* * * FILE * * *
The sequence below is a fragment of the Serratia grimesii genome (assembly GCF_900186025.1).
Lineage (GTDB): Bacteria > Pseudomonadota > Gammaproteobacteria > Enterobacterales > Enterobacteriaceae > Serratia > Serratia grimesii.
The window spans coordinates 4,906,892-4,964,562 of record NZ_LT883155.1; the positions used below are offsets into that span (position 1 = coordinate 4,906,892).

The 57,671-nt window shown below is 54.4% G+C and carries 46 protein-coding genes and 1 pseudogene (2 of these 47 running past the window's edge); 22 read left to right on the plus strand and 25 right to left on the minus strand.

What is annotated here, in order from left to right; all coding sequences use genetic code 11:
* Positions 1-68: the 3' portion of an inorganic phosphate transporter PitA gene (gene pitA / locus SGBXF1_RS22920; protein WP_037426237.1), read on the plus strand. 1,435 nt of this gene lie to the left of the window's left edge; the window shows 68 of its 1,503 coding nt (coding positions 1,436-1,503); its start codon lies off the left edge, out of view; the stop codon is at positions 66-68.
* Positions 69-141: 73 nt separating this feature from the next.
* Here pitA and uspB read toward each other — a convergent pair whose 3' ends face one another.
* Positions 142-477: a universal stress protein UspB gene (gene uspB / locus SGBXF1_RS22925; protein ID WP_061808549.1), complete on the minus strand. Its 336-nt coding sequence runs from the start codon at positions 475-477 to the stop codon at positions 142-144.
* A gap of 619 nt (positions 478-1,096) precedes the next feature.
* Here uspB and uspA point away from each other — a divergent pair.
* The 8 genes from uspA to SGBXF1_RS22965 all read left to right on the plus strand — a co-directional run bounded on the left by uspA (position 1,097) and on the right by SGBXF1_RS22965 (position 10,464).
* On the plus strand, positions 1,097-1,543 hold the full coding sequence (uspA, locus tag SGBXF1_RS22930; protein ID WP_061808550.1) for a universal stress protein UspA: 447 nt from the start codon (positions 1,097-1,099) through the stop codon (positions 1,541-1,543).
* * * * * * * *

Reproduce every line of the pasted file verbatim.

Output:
The sequence below is a fragment of the Serratia grimesii genome (assembly GCF_900186025.1).
Lineage (GTDB): Bacteria > Pseudomonadota > Gammaproteobacteria > Enterobacterales > Enterobacteriaceae > Serratia > Serratia grimesii.
The window spans coordinates 4,906,892-4,964,562 of record NZ_LT883155.1; the positions used below are offsets into that span (position 1 = coordinate 4,906,892).

The 57,671-nt window shown below is 54.4% G+C and carries 46 protein-coding genes and 1 pseudogene (2 of these 47 running past the window's edge); 22 read left to right on the plus strand and 25 right to left on the minus strand.

What is annotated here, in order from left to right; all coding sequences use genetic code 11:
* Positions 1-68: the 3' portion of an inorganic phosphate transporter PitA gene (gene pitA / locus SGBXF1_RS22920; protein WP_037426237.1), read on the plus strand. 1,435 nt of this gene lie to the left of the window's left edge; the window shows 68 of its 1,503 coding nt (coding positions 1,436-1,503); its start codon lies off the left edge, out of view; the stop codon is at positions 66-68.
* Positions 69-141: 73 nt separating this feature from the next.
* Here pitA and uspB read toward each other — a convergent pair whose 3' ends face one another.
* Positions 142-477: a universal stress protein UspB gene (gene uspB / locus SGBXF1_RS22925; protein ID WP_061808549.1), complete on the minus strand. Its 336-nt coding sequence runs from the start codon at positions 475-477 to the stop codon at positions 142-144.
* A gap of 619 nt (positions 478-1,096) precedes the next feature.
* Here uspB and uspA point away from each other — a divergent pair.
* The 8 genes from uspA to SGBXF1_RS22965 all read left to right on the plus strand — a co-directional run bounded on the left by uspA (position 1,097) and on the right by SGBXF1_RS22965 (position 10,464).
* On the plus strand, positions 1,097-1,543 hold the full coding sequence (uspA, locus tag SGBXF1_RS22930; protein ID WP_061808550.1) for a universal stress protein UspA: 447 nt from the start codon (positions 1,097-1,099) through the stop codon (positions 1,541-1,543).